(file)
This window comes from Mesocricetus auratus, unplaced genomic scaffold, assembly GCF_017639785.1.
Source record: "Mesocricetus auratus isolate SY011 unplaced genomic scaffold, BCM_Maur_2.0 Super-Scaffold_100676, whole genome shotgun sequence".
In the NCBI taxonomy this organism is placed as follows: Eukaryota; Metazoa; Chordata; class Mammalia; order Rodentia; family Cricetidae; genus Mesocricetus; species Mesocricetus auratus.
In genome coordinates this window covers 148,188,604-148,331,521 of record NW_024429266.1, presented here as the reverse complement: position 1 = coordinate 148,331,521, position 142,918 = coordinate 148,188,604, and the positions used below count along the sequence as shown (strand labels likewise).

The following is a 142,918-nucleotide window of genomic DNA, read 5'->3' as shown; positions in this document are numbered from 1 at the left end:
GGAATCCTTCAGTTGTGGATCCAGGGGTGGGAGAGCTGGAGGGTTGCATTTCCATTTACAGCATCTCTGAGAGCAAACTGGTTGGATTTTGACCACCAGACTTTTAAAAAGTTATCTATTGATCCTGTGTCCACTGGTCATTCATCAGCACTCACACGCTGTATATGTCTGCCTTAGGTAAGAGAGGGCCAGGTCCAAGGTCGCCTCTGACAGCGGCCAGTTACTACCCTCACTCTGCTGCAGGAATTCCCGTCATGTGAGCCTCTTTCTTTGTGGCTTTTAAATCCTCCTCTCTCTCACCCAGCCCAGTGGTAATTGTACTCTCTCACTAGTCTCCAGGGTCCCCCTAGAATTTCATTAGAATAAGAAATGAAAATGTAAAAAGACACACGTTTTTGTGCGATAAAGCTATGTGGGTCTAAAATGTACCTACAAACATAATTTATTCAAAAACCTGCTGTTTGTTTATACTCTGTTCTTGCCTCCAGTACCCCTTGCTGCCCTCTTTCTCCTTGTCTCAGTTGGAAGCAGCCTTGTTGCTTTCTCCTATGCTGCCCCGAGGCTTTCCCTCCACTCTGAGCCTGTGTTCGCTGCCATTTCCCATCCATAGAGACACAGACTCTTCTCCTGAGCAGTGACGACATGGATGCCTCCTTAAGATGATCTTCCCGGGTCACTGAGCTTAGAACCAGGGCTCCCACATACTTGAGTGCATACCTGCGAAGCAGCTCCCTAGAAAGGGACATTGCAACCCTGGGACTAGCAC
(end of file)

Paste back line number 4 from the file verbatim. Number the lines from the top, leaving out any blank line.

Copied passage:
In genome coordinates this window covers 148,188,604-148,331,521 of record NW_024429266.1, presented here as the reverse complement: position 1 = coordinate 148,331,521, position 142,918 = coordinate 148,188,604, and the positions used below count along the sequence as shown (strand labels likewise).